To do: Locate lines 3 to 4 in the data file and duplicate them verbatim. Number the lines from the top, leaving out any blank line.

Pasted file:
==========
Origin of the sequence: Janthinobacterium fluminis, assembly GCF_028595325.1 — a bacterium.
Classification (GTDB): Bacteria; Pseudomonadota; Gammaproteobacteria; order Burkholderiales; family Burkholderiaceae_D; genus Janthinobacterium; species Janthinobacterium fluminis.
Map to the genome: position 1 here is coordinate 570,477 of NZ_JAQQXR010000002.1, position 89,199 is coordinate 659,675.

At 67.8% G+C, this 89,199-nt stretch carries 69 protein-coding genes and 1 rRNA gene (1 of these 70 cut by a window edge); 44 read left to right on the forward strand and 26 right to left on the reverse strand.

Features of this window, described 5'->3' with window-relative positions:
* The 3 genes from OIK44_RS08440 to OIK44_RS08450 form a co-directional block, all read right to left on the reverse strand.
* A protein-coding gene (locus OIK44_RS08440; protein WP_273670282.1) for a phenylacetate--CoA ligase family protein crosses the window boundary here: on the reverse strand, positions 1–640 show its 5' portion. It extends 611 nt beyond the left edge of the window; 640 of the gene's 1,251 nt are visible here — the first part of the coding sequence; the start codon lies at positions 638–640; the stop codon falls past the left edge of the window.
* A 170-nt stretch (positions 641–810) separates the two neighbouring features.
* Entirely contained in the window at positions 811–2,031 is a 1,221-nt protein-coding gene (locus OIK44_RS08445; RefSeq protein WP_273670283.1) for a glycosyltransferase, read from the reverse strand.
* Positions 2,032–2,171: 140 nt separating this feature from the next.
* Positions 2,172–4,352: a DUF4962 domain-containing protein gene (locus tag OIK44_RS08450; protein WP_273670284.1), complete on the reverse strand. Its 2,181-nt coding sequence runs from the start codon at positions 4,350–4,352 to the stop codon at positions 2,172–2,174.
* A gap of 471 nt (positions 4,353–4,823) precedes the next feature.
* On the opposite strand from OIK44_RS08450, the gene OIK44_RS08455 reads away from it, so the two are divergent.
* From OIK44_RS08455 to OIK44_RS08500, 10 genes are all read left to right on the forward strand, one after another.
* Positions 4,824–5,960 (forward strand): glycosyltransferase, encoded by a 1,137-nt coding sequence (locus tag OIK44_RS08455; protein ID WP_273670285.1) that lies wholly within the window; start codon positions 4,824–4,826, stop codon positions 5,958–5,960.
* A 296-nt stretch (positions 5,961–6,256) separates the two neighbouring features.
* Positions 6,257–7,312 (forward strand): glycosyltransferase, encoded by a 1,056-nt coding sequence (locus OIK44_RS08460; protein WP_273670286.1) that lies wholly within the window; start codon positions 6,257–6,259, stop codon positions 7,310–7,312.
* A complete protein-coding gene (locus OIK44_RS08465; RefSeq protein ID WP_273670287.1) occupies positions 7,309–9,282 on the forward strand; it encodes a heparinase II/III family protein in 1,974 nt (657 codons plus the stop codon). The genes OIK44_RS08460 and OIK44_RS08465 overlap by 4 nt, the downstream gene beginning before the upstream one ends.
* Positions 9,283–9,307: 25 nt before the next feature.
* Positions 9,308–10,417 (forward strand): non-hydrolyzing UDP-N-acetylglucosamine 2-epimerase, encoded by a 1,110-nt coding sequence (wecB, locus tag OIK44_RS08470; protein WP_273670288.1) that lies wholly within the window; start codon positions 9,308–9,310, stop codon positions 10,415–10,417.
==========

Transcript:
Map to the genome: position 1 here is coordinate 570,477 of NZ_JAQQXR010000002.1, position 89,199 is coordinate 659,675.

At 67.8% G+C, this 89,199-nt stretch carries 69 protein-coding genes and 1 rRNA gene (1 of these 70 cut by a window edge); 44 read left to right on the forward strand and 26 right to left on the reverse strand.